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Indie rock group VANT moves Gov Ball crowd with their politically charged music

New York — Kicking off Day Two of Governors Ball, VANT took the to the main stage with full force. Armed with lyrics dressed in political rhetoric, the London-based band’s music isn’t just for listening. It’s a call to action.

This was the four-piece rock group’s first show in the U.S., but VANT are more than comfortable with working outside of their British bubble, as you can tell with their musical activism’s global perspective.

“We are VANT from planet earth,” Mattie Vant said to early bird crowd surrounding the Gov Ball stage, where Chance The Rapper had performed less than 12 hours before.

“I find it hard for me to see myself as being from a certain place,” Vant said. “Because it’s just a matter of luck that I was born into a society, especially as a man —and as a white man as well — Why should I have privilege over anyone else? It’s bullshit. So I think it’s important for us to state that with our music to try and be as inclusive as we can with everyone.”

And every track on VANT’s debut full-length album DUMB BLOOD embodies that goal of inclusivity with a sense of feminist intersectionality and an acute awareness of global politics.

Vant said he felt that political engagement in rock music has been lacking in the contemporary scene compared to the hip hop, R&B and U.K. grime scenes.

“Because we don’t play that type of music, it was important for us to still have that (political) mind frame and (connection) with the importance of challenging worldviews,” Vant said of why he brings political themes into his lyrics. “I think it was just always important to me to make that (awareness) the forefront of the music and do something for a reason.”

Their song “BIRTH CERTIFICATE” is just one example of how VANT is fearlessly engaging with one of the most important political problems in the world right now: immigration. Borders, movement of labor and all of the many other components of immigration law have been central to Brexit battles in VANT’s home country, as well as in Trump’s America — a fact that VANT’s musicians are keenly tuned into.

When, Vant introduced the song in today’s set he warned the crowd that he didn’t want to “divide the audience, but fuck Donald Trump.” A fair prefix to the vibes of the song to come.

The lyrics call out the harsh nature of immigration laws from the opening line and are juxtaposed with the soft strums of Vant’s guitar with each line and Vant’s smoothly husky voice.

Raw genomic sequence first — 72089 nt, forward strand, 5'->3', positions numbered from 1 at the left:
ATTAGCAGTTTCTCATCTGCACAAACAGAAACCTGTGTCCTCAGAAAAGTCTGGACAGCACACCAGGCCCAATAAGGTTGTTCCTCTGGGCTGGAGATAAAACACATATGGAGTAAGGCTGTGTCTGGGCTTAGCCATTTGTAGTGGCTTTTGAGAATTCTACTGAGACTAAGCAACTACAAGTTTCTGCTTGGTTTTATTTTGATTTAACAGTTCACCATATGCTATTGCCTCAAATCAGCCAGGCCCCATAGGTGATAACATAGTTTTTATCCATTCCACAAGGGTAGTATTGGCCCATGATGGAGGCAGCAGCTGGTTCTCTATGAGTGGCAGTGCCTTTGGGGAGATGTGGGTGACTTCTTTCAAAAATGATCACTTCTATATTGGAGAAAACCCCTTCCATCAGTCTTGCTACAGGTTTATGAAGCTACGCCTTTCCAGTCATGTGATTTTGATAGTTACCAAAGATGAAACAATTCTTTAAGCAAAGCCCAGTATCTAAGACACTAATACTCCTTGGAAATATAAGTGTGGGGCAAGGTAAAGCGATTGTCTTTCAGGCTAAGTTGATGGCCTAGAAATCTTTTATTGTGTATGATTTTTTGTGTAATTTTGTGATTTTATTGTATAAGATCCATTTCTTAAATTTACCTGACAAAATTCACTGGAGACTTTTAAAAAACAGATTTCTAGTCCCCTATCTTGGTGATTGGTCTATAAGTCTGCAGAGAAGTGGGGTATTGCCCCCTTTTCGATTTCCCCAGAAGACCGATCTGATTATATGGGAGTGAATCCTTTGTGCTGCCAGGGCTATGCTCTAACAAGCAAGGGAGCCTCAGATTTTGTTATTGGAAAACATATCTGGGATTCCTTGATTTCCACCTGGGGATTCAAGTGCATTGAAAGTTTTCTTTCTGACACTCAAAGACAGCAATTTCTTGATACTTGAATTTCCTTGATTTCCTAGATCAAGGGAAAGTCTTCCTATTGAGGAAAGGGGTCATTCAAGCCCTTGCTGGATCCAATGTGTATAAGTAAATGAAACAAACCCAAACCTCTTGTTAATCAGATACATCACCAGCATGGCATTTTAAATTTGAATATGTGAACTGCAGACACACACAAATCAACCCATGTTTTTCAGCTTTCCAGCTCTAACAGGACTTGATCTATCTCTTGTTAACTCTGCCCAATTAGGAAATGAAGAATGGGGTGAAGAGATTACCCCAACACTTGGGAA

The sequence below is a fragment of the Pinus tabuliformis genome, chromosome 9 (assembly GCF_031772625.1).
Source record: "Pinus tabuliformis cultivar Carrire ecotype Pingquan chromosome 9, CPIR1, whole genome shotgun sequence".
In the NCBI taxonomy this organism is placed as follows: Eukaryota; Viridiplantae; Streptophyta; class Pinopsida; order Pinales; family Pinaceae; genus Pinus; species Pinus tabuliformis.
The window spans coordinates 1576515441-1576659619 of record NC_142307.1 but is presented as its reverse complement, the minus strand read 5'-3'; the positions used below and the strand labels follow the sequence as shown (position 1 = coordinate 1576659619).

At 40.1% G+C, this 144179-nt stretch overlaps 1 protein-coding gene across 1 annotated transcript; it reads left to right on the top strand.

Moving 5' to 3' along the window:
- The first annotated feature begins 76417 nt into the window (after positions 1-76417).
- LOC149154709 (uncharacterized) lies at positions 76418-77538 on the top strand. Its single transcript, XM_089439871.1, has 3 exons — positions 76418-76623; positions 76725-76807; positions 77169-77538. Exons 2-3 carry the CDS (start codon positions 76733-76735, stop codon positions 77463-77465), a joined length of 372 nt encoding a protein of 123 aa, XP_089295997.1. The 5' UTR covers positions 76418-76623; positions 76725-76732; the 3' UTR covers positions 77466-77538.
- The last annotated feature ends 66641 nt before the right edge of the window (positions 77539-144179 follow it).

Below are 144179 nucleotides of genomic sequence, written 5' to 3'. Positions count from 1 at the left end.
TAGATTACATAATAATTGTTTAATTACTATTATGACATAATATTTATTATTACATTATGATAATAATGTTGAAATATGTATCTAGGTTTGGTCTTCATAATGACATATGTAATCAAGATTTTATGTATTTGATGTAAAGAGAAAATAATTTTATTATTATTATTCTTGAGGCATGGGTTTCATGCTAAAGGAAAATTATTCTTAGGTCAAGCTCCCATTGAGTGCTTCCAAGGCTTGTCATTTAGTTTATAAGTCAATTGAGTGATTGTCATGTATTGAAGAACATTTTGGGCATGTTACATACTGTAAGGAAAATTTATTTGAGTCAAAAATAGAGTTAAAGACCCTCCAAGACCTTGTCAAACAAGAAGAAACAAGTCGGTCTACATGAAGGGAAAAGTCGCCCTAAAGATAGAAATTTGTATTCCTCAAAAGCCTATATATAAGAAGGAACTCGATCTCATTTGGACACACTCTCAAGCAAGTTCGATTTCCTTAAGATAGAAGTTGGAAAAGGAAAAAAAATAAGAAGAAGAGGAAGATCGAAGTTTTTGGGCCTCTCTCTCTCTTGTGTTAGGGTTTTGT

Though the third strum of a minor chord signals a change in tone and the lyrics immediately flow into a gut-wrenching reminder of the laws’ possible deportation consequences with a twist in the “Go Home” rhetoric: usually used as a negative chant, Vant conveys how upset he is by it, making it uncharacteristically sentimental.

“I think we have to see ourselves as global civilization now, regardless of what people like Donald Trump or Theresa May say.” Vant said on the subject. “I think we are more and more connected now, especially with the internet.”

BIRTH CERTIFICATE then swings into the chorus with the full-impact of drummer David “Greenie” Green, bassist Billy Morris and guitarist Henry Eastham, working in synthesis to create the head-banging, dance-worthy track with a message.

Although VANT’s music is deliberate with its message, it is also meant to bring people together in a more purposeful existence.

“We really need to start seeing each other as a (unified) society and connect with everyone else. And I think that’s why I particularly choose to write about global politics,” Vant said. “You can’t just focus on what’s going on in your title world because it’s much bigger than that now.”

VANT’s call to action is woven in and out of tracks on DUMB BLOOD with commentary on the egocentric quality of our generation (in LAMPOON), a request for harmony and understanding (in PEACE & LOVE) and a critique on war (in PUT DOWN YOUR GUNS).

Along with voting Labour in this month’s generalelections, the next goal for VANT is to continue spreading their awareness and music with live shows at the many summer festivals that they have lined up, Eastham said.

“It’s really nice to play the record to as many people as possible. I think having been working on it for so long, and Mattie had some of the songs for a few years,” Eastham said. “It’s finally nice to see them out to an audience and enjoy the reaction of that.”

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